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Publication numberUS4670758 A
Publication typeGrant
Application numberUS 06/655,704
Publication dateJun 2, 1987
Filing dateSep 28, 1984
Priority dateSep 28, 1984
Fee statusPaid
Publication number06655704, 655704, US 4670758 A, US 4670758A, US-A-4670758, US4670758 A, US4670758A
InventorsJohn M. Campbell
Original AssigneeThe Boeing Company
Export CitationBiBTeX, EndNote, RefMan
External Links: USPTO, USPTO Assignment, Espacenet
Depression angle ranging system and methods
US 4670758 A
Abstract
A system and related methods for passively detecting range and/or elevation of a signal emitting target by employing an X-beam antenna system which has a fixed angle θ between planes of receipt and which rotates those planes of receipt at a rate of sweep γ. A first correlator is employed to measure the time delay ΔT1 between receipt of a signal directly from a target in the first plane of the X-beam and receipt of a signal from the target in that first plane but reflected from a remote surface. A second correlator is employed to measure the time delay ΔT2 between receipt of a signal from the target in the first plane and subsequent receipt of a signal from that target in the second plane as the first and second planes rotate. Receiver altitude RH is measured by conventional means and thereafter target range and/or elevation is calculated in response to θ, γ, ΔT1, ΔT2 and RH.
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Claims(10)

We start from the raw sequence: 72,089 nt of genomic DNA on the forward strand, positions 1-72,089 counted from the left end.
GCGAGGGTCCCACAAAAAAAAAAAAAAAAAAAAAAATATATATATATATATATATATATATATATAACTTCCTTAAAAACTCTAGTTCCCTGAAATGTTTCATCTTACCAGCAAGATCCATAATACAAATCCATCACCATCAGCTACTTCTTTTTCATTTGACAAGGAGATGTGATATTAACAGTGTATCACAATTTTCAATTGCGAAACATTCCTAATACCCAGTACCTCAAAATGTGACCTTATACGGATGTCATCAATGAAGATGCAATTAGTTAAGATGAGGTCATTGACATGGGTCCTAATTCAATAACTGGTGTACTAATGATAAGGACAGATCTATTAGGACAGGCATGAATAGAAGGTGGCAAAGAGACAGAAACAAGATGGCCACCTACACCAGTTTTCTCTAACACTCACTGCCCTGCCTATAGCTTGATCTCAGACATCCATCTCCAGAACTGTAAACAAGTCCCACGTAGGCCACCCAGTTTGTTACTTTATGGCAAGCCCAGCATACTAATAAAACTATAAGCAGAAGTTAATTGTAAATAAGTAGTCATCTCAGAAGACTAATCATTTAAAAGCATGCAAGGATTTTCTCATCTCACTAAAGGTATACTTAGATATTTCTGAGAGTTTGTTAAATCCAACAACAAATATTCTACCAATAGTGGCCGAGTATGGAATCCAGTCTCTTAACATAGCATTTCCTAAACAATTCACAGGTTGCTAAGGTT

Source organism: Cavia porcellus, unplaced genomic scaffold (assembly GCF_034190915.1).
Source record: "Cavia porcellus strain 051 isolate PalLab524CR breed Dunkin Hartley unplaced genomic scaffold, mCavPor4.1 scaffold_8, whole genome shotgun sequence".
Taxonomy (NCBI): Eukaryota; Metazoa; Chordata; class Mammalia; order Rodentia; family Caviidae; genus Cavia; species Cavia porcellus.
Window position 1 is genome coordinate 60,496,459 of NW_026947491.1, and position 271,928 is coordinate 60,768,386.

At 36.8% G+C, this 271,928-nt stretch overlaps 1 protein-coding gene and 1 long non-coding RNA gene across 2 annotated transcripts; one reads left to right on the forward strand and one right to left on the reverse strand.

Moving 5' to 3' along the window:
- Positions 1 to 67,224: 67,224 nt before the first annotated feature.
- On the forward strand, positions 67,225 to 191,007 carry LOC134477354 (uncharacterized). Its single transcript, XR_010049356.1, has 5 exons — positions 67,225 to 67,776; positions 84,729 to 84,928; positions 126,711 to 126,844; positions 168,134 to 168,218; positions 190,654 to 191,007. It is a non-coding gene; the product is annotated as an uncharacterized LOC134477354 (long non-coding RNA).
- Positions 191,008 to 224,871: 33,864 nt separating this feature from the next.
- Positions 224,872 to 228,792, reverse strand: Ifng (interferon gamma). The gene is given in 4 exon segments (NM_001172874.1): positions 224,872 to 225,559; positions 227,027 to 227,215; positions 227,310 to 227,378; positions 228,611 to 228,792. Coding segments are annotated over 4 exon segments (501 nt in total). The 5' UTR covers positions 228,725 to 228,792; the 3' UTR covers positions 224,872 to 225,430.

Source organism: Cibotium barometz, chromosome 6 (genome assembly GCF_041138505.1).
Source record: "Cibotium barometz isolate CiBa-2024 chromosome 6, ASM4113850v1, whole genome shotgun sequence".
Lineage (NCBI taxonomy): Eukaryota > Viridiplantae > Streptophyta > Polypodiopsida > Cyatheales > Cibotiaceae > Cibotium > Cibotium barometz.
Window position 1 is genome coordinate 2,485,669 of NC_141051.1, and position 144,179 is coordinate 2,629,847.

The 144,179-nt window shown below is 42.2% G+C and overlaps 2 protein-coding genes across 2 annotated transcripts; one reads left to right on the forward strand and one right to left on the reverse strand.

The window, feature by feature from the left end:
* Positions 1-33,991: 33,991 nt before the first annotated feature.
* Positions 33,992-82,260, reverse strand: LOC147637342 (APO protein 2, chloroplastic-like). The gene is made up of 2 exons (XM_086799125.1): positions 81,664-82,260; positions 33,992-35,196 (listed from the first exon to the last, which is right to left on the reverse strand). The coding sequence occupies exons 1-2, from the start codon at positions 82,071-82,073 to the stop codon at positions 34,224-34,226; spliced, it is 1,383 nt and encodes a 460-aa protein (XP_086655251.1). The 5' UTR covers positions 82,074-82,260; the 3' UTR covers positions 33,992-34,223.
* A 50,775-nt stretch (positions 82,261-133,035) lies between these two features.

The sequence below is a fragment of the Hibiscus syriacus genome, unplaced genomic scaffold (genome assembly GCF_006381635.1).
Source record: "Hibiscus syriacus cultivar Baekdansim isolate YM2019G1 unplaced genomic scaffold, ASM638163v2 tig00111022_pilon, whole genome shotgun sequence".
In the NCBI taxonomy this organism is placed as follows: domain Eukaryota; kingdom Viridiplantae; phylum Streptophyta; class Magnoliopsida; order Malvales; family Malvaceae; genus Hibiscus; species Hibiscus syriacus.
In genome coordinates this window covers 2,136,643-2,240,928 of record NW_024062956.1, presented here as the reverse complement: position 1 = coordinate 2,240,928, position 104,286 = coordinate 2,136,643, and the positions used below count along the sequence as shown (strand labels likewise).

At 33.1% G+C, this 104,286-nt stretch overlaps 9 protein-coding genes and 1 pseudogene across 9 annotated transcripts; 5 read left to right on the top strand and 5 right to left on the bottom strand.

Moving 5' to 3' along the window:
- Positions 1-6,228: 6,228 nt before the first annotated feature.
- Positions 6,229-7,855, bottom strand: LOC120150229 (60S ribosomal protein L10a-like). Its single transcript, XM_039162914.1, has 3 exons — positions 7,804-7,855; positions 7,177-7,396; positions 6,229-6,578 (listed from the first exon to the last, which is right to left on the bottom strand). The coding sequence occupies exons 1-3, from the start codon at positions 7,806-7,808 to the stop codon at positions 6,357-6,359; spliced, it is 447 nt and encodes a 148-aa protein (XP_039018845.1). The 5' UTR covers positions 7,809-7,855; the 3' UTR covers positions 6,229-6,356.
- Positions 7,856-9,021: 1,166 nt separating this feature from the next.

I claim:
1. A system for detecting the range and/or elevation of a target comprising:
(a) an antenna system having first and second planes of receipt which are inclined a fixed angle (θ) from one another, said antenna system being located along the line of intersection of said planes and said antenna system including means for sweeping said line of intersection at a known rate of sweep (γ);
(b) means for measuring the delay (ΔT1) between receipt of a signal directly from said target in said first plane and reflected from a remote surface in said first plane;
(c) means for measuring the delay (ΔT2) between receipt of a signal from said target in said first plane and then in said second plane as said first and second planes rotate;
(d) means for measuring the height (RH) of said antenna system; and
(e) means for calculating the range and/or elevation of said target in response to θ, γ, ΔT1, ΔT2 and RH.
2. The system of claim 1 wherein said means for calculating determines target range R using the relationship:
R=[(RH)2 -(ΔT1 ·ν/2)2 ]·cos (αD)/[ΔT1 ·ν/2-RH ·sin (αD)]
where:
ν=the speed of said signal; and
αD =tan-1 [sin (ΔT2 ·τ)/tan (θ)].
3. The system of claim 1 wherein said means for calculating determines target elevation TH using the relationship:
TH =RH -R·tan (αD)
where:
R=[(RH)2 -(ΔT1 ·ν/2)2 ]·cos (αD)/[ΔT1 ·ν/2-RH ·sin (αD)]
ν=the speed of said signals; and
α=tan-1 [sin (ΔT2 ·τ)/tan (θ)].
4. The system of claim 2 wherein said means for calculating determines target elevation TH using the relationship:
TH =RH -R·tan (αD).
5. A method for detecting the range and/or elevation of a target employing an antenna system having first and second planes of receipt which are inclined a fixed angle (θ) from one another, said antenna system being located along the line of intersection of said planes and said antenna aystem including means for sweeping said line of intersection at a known rate of sweep (γ), the method comprising the steps of:
(a) measuring the delay (ΔT1) between receipt of a signal directly from said target in said first plane and reflected from a remote surface in said first plane;
(b) measuring the delay (ΔT2) between receipt of a signal from said target first in said first plane and then in said second plane as said first and second planes rotate;
(c) measuring the height (RH) of said antenna system; and